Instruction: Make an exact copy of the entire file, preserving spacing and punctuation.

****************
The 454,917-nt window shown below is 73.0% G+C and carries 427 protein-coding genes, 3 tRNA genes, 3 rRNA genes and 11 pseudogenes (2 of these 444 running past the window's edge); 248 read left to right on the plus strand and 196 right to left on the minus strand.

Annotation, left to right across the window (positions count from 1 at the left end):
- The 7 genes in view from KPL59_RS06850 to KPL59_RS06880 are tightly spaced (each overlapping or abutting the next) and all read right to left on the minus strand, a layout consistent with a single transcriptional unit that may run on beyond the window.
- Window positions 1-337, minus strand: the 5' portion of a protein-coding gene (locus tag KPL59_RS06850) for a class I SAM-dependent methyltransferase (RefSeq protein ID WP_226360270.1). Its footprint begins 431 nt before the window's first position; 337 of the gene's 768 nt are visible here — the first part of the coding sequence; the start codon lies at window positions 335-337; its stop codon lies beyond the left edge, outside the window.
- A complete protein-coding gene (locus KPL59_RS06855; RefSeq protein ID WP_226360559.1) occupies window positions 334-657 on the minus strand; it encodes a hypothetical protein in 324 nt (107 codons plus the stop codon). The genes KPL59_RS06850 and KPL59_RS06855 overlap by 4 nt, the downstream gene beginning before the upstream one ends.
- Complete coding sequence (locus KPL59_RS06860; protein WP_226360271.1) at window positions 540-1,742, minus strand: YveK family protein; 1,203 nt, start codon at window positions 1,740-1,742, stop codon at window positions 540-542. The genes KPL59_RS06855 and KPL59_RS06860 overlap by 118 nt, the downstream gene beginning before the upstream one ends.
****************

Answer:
The 454,917-nt window shown below is 73.0% G+C and carries 427 protein-coding genes, 3 tRNA genes, 3 rRNA genes and 11 pseudogenes (2 of these 444 running past the window's edge); 248 read left to right on the plus strand and 196 right to left on the minus strand.

Annotation, left to right across the window (positions count from 1 at the left end):
- The 7 genes in view from KPL59_RS06850 to KPL59_RS06880 are tightly spaced (each overlapping or abutting the next) and all read right to left on the minus strand, a layout consistent with a single transcriptional unit that may run on beyond the window.
- Window positions 1-337, minus strand: the 5' portion of a protein-coding gene (locus tag KPL59_RS06850) for a class I SAM-dependent methyltransferase (RefSeq protein ID WP_226360270.1). Its footprint begins 431 nt before the window's first position; 337 of the gene's 768 nt are visible here — the first part of the coding sequence; the start codon lies at window positions 335-337; its stop codon lies beyond the left edge, outside the window.
- A complete protein-coding gene (locus KPL59_RS06855; RefSeq protein ID WP_226360559.1) occupies window positions 334-657 on the minus strand; it encodes a hypothetical protein in 324 nt (107 codons plus the stop codon). The genes KPL59_RS06850 and KPL59_RS06855 overlap by 4 nt, the downstream gene beginning before the upstream one ends.
- Complete coding sequence (locus KPL59_RS06860; protein WP_226360271.1) at window positions 540-1,742, minus strand: YveK family protein; 1,203 nt, start codon at window positions 1,740-1,742, stop codon at window positions 540-542. The genes KPL59_RS06855 and KPL59_RS06860 overlap by 118 nt, the downstream gene beginning before the upstream one ends.